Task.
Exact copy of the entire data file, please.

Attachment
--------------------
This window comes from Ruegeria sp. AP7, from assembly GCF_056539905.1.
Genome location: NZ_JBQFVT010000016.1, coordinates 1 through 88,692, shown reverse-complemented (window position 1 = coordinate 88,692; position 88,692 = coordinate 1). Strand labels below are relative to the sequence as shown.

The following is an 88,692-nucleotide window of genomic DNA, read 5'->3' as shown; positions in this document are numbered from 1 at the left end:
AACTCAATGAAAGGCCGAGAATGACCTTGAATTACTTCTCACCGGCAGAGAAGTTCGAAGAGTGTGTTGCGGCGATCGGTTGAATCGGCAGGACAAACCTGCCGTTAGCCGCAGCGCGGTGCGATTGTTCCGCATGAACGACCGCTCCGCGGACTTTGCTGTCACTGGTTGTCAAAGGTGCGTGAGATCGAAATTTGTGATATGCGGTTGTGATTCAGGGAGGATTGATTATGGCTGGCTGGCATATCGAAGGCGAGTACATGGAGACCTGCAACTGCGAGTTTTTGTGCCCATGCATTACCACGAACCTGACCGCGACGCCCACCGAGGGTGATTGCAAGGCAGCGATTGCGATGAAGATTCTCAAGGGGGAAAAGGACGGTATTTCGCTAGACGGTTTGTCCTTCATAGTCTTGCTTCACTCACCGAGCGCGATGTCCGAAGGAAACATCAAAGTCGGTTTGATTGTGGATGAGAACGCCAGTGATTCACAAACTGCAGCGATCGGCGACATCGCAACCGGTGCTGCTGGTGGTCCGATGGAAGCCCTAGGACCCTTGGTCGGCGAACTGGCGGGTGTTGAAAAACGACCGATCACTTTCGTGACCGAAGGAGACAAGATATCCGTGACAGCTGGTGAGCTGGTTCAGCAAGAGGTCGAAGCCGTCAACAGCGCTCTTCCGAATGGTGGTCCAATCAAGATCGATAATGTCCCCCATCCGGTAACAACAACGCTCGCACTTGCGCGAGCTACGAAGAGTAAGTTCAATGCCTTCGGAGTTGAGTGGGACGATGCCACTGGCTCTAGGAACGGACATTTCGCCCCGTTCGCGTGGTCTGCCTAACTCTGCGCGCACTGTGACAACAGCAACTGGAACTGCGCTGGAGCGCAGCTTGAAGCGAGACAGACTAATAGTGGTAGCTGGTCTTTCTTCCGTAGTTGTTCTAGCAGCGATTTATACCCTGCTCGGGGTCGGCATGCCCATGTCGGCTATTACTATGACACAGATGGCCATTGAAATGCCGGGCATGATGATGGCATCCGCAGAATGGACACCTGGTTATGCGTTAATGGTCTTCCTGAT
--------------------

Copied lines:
This window comes from Ruegeria sp. AP7, from assembly GCF_056539905.1.
Genome location: NZ_JBQFVT010000016.1, coordinates 1 through 88,692, shown reverse-complemented (window position 1 = coordinate 88,692; position 88,692 = coordinate 1). Strand labels below are relative to the sequence as shown.

The following is an 88,692-nucleotide window of genomic DNA, read 5'->3' as shown; positions in this document are numbered from 1 at the left end:
AACTCAATGAAAGGCCGAGAATGACCTTGAATTACTTCTCACCGGCAGAGAAGTTCGAAGAGTGTGTTGCGGCGATCGGTTGAATCGGCAGGACAAACCTGCCGTTAGCCGCAGCGCGGTGCGATTGTTCCGCATGAACGACCGCTCCGCGGACTTTGCTGTCACTGGTTGTCAAAGGTGCGTGAGATCGAAATTTGTGATATGCGGTTGTGATTCAGGGAGGATTGATTATGGCTGGCTGGCATATCGAAGGCGAGTACATGGAGACCTGCAACTGCGAGTTTTTGTGCCCATGCATTACCACGAACCTGACCGCGACGCCCACCGAGGGTGATTGCAAGGCAGCGATTGCGATGAAGATTCTCAAGGGGGAAAAGGACGGTATTTCGCTAGACGGTTTGTCCTTCATAGTCTTGCTTCACTCACCGAGCGCGATGTCCGAAGGAAACATCAAAGTCGGTTTGATTGTGGATGAGAACGCCAGTGATTCACAAACTGCAGCGATCGGCGACATCGCAACCGGTGCTGCTGGTGGTCCGATGGAAGCCCTAGGACCCTTGGTCGGCGAACTGGCGGGTGTTGAAAAACGACCGATCACTTTCGTGACCGAAGGAGACAAGATATCCGTGACAGCTGGTGAGCTGGTTCAGCAAGAGGTCGAAGCCGTCAACAGCGCTCTTCCGAATGGTGGTCCAATCAAGATCGATAATGTCCCCCATCCGGTAACAACAACGCTCGCACTTGCGCGAGCTACGAAGAGTAAGTTCAATGCCTTCGGAGTTGAGTGGGACGATGCCACTGGCTCTAGGAACGGACATTTCGCCCCGTTCGCGTGGTCTGCCTAACTCTGCGCGCACTGTGACAACAGCAACTGGAACTGCGCTGGAGCGCAGCTTGAAGCGAGACAGACTAATAGTGGTAGCTGGTCTTTCTTCCGTAGTTGTTCTAGCAGCGATTTATACCCTGCTCGGGGTCGGCATGCCCATGTCGGCTATTACTATGACACAGATGGCCATTGAAATGCCGGGCATGATGATGGCATCCGCAGAATGGACACCTGGTTATGCGTTAATGGTCTTCCTGAT